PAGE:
There are three stages of standard moromi production, but some sake breweries reduce this to only two, or increase it to 4, 5 or even 10 for cost effectiveness or marketing reasons. The last stage is called tome. Several days after “tome”, the alcohol content reaches around 10%, which is the highest concentration that will allow yeast to propagate. At this time, yeast reaches the ideal concentration of 2～3×10８/ml.
Normally when yeast produces alcohol, it also produces heat. Approximately 30% of the heat is consumed for their living activity, but the rest of the heat is released. The source of Ginjo aromas (such as isoamyl acetate) decreases when temperature increases and another major substance of the Ginjo aroma (ethyl caproate) is only produced at lower temperatures.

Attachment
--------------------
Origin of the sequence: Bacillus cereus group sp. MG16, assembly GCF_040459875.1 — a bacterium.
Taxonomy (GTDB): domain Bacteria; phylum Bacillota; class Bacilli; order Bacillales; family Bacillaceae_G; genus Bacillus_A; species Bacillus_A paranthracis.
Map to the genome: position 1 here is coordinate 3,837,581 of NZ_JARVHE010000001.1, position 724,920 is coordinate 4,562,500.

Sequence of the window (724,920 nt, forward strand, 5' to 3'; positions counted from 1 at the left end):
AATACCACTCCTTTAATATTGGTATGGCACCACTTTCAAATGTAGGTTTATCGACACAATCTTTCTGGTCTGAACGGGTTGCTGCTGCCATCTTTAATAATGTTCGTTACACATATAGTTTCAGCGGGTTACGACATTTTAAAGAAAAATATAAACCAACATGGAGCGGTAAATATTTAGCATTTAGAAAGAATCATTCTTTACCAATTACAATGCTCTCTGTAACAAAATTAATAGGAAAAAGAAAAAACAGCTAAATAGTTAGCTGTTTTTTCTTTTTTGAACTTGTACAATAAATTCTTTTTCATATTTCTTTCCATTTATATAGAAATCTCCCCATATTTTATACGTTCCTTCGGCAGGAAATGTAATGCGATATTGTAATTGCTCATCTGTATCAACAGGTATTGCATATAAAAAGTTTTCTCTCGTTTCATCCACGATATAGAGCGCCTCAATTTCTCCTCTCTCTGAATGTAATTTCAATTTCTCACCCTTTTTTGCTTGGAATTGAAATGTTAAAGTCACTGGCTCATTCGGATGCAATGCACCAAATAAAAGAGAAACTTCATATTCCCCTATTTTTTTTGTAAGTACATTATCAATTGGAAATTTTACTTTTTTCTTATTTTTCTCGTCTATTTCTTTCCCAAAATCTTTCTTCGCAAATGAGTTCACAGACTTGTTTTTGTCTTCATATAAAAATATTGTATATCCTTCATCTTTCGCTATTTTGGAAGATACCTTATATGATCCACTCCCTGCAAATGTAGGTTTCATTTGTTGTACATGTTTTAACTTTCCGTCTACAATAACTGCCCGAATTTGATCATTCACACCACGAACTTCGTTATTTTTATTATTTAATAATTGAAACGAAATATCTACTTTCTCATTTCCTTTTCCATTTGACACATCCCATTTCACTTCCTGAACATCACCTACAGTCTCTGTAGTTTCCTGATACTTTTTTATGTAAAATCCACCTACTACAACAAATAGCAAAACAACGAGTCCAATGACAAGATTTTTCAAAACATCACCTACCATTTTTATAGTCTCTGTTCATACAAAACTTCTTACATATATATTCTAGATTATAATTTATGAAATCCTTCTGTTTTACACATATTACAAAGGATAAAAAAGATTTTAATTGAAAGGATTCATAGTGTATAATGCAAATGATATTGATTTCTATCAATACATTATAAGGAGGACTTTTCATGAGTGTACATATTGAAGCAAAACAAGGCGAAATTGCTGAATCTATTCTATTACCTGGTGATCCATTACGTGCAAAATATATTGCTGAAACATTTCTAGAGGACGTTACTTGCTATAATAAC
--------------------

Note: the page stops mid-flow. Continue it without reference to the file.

Additionally a higher temperature activates enzymes which leads to a fast dissolving of starch and protein. The protein is converted into amino acid which provides both umami flavor and nutrition for yeast, however, too much amino acid ruins the taste.
The mix is therefore kept at a low temperature to prevent the overheating that will destroy the balance of flavors.
For premium sake, the moromi temperature is kept at 10℃ or less for three weeks after tome, In the first week, the temperature climbs to 10℃. During the second week, it is maintained at a stable 10℃. In the third week, the temperature drops to above 5℃.
Even at this low temperature, the alcohol by volume (ABV) continues to increase. (By way of comparison, white wine is fermented at 15 to 20℃ and red wine can be over 25℃. Ginjo sake is sophisticated and aromatic, so too much umami or too little aroma is unacceptable to brewers and consumers alike.
Since meticulous control of this lower temperature creates very severe environment for yeast to produce alcohol, it takes approximately 28 to 35 days to achieve the desired ABV of 18-20%. (Normally white wine takes 14 to 21 days and red takes 7 to 10 days.)